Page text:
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could be very hard to work with such patients that are radically alienated from
their basic bodily feelings. These patients are not autistic, or psychotic.
You can understand their discourse, but (almost always) you cannot avoid
feeling that you are always missing something important in their discourse. You
can offer them various kinds of interpretations, but (again) you will always
have feeling that you cannot really reach them.
book is about walking heads, a term that refers to the manner in which
some people keep on going through life. They (metaphorically speaking) consist
primarily of a head and, to a great extend, they have done away with their body.
For them the body is first and foremost a machine to be led so that it can
properly fulfill its function as head carrier. Sometimes they indicate what
seems to be a kind of separation at the level of their neck, as if a large
collar were making it impossible for them to see what is actually taking place
below. Thus, they are especially entrenched inside their head, without any
instinctive contact with the rest of their body. On the outside such people
look the same as everyone else, but often they feel alien even though
they try to fit in with other people as much as possible.
is plausible to suppose that such people have spent their childhood in a
situation that they found hard to endure and from which there was no escape.
Their only possible solution was alienation in their ability to fantasize. It
is precisely the fantasy of being an exception that, under such conditions,
exerts a great attraction. In this fantasy the child becomes the adult it
thinks it will be in the future. In effect, he will go inside his own head in
order to enter a fantasy world that seems to be more tolerable than the real
world in which he is living at the moment in time. The price he pays for the huge
leap forward consists of sacrificing his existence as a child in favor of a
pseudo-adulthood. In this kind of pseudo-adulthood he takes on the appearance
of a proficient grown up who needs no one and who has no painful
feelings and yearnings because he is exceptionally well loved and it is
self-evident that his every yearning is fulfilled. Thus, this pseudo-grown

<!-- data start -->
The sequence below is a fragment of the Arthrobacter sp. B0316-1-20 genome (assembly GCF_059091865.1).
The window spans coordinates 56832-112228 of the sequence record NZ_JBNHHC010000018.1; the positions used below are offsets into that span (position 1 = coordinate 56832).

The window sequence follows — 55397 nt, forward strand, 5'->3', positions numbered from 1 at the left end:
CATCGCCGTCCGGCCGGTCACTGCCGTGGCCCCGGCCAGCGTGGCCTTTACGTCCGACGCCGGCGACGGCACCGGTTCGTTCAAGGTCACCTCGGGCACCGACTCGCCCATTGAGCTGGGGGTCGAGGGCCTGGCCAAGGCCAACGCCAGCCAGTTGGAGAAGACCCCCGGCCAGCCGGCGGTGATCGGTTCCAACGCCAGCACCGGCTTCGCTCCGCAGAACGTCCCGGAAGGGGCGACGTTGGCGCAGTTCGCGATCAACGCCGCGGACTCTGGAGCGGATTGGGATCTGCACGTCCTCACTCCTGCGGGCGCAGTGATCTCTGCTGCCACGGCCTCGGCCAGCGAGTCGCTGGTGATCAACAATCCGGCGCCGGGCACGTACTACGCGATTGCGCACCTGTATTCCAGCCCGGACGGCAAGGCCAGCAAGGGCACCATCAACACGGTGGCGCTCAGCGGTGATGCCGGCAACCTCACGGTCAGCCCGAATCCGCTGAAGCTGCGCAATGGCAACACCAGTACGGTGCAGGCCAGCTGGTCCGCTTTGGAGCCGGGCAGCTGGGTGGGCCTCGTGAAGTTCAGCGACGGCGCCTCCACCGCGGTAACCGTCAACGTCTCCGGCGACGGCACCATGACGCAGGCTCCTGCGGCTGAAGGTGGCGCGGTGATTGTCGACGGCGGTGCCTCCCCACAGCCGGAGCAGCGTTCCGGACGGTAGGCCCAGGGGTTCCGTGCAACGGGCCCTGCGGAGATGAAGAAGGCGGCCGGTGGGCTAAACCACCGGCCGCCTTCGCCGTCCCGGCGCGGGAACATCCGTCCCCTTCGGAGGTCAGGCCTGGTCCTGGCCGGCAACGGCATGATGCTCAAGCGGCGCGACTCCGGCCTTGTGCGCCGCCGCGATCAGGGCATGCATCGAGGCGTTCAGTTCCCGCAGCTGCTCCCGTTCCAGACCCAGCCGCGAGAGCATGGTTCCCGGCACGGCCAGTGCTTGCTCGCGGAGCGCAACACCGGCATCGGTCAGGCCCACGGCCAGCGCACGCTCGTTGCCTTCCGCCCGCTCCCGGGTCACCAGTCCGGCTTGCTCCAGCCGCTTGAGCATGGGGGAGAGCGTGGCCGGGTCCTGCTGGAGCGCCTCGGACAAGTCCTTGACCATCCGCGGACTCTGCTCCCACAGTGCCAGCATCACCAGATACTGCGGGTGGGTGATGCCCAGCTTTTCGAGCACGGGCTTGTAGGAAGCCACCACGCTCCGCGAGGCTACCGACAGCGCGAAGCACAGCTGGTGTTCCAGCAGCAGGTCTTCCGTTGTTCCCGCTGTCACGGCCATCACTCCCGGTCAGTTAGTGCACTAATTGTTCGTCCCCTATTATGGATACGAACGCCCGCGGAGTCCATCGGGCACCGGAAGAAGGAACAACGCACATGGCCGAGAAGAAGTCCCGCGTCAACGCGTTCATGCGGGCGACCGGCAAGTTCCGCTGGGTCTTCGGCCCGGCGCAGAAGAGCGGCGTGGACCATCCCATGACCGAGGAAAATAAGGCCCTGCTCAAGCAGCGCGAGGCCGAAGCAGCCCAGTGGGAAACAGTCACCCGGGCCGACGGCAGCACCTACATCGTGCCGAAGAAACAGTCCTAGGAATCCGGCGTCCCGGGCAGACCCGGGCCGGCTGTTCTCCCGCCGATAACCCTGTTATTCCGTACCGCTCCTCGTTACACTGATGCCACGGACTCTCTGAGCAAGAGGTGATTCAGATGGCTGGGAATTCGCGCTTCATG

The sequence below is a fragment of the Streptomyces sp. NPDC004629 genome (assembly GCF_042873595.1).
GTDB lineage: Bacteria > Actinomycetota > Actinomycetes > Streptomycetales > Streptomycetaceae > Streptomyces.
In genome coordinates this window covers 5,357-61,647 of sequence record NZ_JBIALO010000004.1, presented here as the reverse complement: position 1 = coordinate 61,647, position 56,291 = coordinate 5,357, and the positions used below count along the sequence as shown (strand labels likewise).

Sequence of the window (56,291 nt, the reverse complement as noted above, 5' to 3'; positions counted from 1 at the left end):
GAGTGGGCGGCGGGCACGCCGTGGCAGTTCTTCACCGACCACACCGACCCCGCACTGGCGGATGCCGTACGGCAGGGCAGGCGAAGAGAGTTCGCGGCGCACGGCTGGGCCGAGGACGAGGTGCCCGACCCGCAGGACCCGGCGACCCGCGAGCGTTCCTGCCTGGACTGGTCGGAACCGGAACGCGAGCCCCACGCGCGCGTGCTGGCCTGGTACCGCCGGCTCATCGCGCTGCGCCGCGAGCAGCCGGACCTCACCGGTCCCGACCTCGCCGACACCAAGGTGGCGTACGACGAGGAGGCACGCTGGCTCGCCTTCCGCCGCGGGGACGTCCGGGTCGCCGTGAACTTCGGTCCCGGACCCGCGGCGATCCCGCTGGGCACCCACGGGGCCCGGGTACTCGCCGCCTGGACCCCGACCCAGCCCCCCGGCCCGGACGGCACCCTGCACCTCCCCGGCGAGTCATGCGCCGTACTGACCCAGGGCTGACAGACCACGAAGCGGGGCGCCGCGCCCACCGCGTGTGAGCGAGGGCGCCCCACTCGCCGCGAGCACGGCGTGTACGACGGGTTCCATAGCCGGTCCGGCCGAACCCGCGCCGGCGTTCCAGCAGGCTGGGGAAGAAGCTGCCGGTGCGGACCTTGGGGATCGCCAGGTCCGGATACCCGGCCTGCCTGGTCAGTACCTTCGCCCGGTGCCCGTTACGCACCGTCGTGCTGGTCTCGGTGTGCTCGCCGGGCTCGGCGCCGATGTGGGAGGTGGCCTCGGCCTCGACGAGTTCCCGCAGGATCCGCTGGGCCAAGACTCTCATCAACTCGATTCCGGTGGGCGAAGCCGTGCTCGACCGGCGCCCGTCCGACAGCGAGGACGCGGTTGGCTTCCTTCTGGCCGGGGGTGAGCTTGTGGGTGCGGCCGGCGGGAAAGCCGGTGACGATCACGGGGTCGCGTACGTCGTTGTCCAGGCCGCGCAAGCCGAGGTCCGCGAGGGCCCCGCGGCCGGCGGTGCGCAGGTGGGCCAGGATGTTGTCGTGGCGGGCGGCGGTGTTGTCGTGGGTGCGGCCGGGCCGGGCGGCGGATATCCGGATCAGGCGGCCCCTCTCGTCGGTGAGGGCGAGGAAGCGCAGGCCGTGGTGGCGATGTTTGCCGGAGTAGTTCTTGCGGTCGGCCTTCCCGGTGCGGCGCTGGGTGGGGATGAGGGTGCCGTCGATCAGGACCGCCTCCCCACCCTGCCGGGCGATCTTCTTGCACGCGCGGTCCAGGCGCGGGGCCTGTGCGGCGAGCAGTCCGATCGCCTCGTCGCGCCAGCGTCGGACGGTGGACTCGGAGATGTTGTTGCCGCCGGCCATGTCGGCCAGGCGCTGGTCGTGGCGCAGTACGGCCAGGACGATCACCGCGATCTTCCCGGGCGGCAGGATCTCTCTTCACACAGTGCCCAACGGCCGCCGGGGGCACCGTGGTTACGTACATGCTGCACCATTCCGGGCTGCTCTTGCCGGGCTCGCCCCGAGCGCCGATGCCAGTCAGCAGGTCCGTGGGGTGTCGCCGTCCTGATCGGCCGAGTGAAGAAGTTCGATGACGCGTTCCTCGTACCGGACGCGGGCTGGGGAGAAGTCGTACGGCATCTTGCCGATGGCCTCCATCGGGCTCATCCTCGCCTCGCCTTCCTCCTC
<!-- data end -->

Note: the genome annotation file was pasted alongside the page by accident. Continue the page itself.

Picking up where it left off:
up is living in a situation in which the question of helplessness,
dependency, and feeling ridiculous no longer exists. This also means that the
body as a source of uncontrollable and shameful desire no longer plays any
important role. Because there is no (real bodily) desire everything seems under
control and absolute autonomy appears to have been achieved. However, this
(virtual) autonomy stands or falls on the ability to maintain a situation in
which the long-ago childhood world of the grown up remains inaccessible.
The door to the nursery must remain closed at all costs.
about walking heads Antonie Ladan is actually speaking about one
peculiar type of narcissistic pathological organization. His understanding of
the false self rests on his ideas about human memory. After LeDoux and
Schacter, memory can broadly be subdivided into explicit and implicit memory.
Explicit memory is concerned with the storage of events and facts that makes
our autobiography possible. Implicit memory is more primitive, it works outside
our consciousness, its function is to store information that have to do with
specific skills, habits, and basic emotional states.
knowledge that is stored in explicit memory uses symbolic concepts and
is represented in language or internal images, such as thoughts, convictions,
and fantasies. In principle, from the age of three or four on, because of the
brains maturing, and depending on the applied defenses, the explicit knowledge
can be stored in a such way that it can become available in the form of
(imaginable and thinkable) memories later on. The knowledge in implicit
memory is not remembered. It is enacted. This knowledge is not affected by
the infantile amnesia, but remains present as a constant factor in somebody’s
functioning for the rest of his life.
speaking, in the cases of narcissistic patients (as we can see, Ladan
metaphorically calls them waling heads), there is deep structural
splitting between explicit and implicit in the realm of their
This book will be of great interest for beginners and
for mature and highly experienced analyst. Its value is (or it could be)
practical and theoretical. The main importance of this book, I believe, lays in
its author's courage to see things from rather different perspectives. It is
not necessary to agree with him in all of his ideas and to accept all of his
theses. On the contrary, priority is on questions not on answers. And the
questions that Ladan poses make this such a rich book.
© 2006 Petar Jevremovic
Petar Jevremovic: Clinical
psychologist and practicing psychotherapist, author of two books (Psychoanalysis
and Ontology, Lacan and Psychoanalysis), translator of Aristotle and
Maximus the Confessor, editor of the Serbian editions of selected works of
Heintz Kohut, Jacques Lacan and Melanie Klein, author of various texts that are
concerned with psychoanalysis, philosophy, literature and theology. He lives in